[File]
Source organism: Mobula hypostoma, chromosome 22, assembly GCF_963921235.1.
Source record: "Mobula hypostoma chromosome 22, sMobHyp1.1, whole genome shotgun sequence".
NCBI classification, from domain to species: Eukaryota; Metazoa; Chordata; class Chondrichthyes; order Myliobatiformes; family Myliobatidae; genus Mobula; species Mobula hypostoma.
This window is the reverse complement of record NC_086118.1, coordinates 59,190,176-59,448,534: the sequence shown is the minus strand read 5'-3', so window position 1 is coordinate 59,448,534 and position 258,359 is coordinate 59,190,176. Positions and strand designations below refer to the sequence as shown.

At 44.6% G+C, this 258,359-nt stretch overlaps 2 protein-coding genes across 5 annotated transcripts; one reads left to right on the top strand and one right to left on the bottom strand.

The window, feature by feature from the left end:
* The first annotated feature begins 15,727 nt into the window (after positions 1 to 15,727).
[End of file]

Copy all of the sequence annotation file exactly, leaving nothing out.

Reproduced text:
Source organism: Mobula hypostoma, chromosome 22, assembly GCF_963921235.1.
Source record: "Mobula hypostoma chromosome 22, sMobHyp1.1, whole genome shotgun sequence".
NCBI classification, from domain to species: Eukaryota; Metazoa; Chordata; class Chondrichthyes; order Myliobatiformes; family Myliobatidae; genus Mobula; species Mobula hypostoma.
This window is the reverse complement of record NC_086118.1, coordinates 59,190,176-59,448,534: the sequence shown is the minus strand read 5'-3', so window position 1 is coordinate 59,448,534 and position 258,359 is coordinate 59,190,176. Positions and strand designations below refer to the sequence as shown.

At 44.6% G+C, this 258,359-nt stretch overlaps 2 protein-coding genes across 5 annotated transcripts; one reads left to right on the top strand and one right to left on the bottom strand.

The window, feature by feature from the left end:
* The first annotated feature begins 15,727 nt into the window (after positions 1 to 15,727).